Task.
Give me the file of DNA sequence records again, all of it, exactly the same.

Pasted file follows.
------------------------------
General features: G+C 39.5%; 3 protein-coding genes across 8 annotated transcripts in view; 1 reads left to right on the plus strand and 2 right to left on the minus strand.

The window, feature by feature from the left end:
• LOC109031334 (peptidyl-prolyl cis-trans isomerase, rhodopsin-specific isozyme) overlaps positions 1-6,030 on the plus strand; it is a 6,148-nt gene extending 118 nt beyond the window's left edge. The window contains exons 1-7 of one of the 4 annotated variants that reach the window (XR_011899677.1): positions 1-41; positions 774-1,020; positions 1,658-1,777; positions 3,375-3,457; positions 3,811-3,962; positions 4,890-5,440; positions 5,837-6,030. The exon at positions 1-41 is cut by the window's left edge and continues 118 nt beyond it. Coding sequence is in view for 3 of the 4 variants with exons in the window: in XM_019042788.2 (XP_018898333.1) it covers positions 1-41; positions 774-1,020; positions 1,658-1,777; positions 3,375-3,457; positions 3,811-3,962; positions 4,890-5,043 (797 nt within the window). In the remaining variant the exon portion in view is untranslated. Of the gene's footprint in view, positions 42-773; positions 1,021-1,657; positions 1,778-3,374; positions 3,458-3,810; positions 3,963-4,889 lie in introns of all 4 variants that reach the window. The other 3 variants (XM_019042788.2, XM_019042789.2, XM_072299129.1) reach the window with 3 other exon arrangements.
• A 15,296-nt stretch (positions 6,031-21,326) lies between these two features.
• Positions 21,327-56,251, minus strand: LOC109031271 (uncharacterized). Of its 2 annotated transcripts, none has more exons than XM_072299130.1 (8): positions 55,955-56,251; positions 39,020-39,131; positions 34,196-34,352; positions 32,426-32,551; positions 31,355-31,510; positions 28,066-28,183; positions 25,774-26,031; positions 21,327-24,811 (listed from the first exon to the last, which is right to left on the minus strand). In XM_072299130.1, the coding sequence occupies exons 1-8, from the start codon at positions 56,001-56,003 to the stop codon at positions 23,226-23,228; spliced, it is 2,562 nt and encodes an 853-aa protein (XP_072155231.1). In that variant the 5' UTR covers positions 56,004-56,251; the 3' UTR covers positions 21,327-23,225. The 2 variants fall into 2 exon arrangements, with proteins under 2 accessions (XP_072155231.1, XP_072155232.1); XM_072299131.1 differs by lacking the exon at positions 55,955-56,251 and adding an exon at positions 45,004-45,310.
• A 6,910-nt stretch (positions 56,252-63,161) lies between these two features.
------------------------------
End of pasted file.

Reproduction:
General features: G+C 39.5%; 3 protein-coding genes across 8 annotated transcripts in view; 1 reads left to right on the plus strand and 2 right to left on the minus strand.

The window, feature by feature from the left end:
• LOC109031334 (peptidyl-prolyl cis-trans isomerase, rhodopsin-specific isozyme) overlaps positions 1-6,030 on the plus strand; it is a 6,148-nt gene extending 118 nt beyond the window's left edge. The window contains exons 1-7 of one of the 4 annotated variants that reach the window (XR_011899677.1): positions 1-41; positions 774-1,020; positions 1,658-1,777; positions 3,375-3,457; positions 3,811-3,962; positions 4,890-5,440; positions 5,837-6,030. The exon at positions 1-41 is cut by the window's left edge and continues 118 nt beyond it. Coding sequence is in view for 3 of the 4 variants with exons in the window: in XM_019042788.2 (XP_018898333.1) it covers positions 1-41; positions 774-1,020; positions 1,658-1,777; positions 3,375-3,457; positions 3,811-3,962; positions 4,890-5,043 (797 nt within the window). In the remaining variant the exon portion in view is untranslated. Of the gene's footprint in view, positions 42-773; positions 1,021-1,657; positions 1,778-3,374; positions 3,458-3,810; positions 3,963-4,889 lie in introns of all 4 variants that reach the window. The other 3 variants (XM_019042788.2, XM_019042789.2, XM_072299129.1) reach the window with 3 other exon arrangements.
• A 15,296-nt stretch (positions 6,031-21,326) lies between these two features.
• Positions 21,327-56,251, minus strand: LOC109031271 (uncharacterized). Of its 2 annotated transcripts, none has more exons than XM_072299130.1 (8): positions 55,955-56,251; positions 39,020-39,131; positions 34,196-34,352; positions 32,426-32,551; positions 31,355-31,510; positions 28,066-28,183; positions 25,774-26,031; positions 21,327-24,811 (listed from the first exon to the last, which is right to left on the minus strand). In XM_072299130.1, the coding sequence occupies exons 1-8, from the start codon at positions 56,001-56,003 to the stop codon at positions 23,226-23,228; spliced, it is 2,562 nt and encodes an 853-aa protein (XP_072155231.1). In that variant the 5' UTR covers positions 56,004-56,251; the 3' UTR covers positions 21,327-23,225. The 2 variants fall into 2 exon arrangements, with proteins under 2 accessions (XP_072155231.1, XP_072155232.1); XM_072299131.1 differs by lacking the exon at positions 55,955-56,251 and adding an exon at positions 45,004-45,310.
• A 6,910-nt stretch (positions 56,252-63,161) lies between these two features.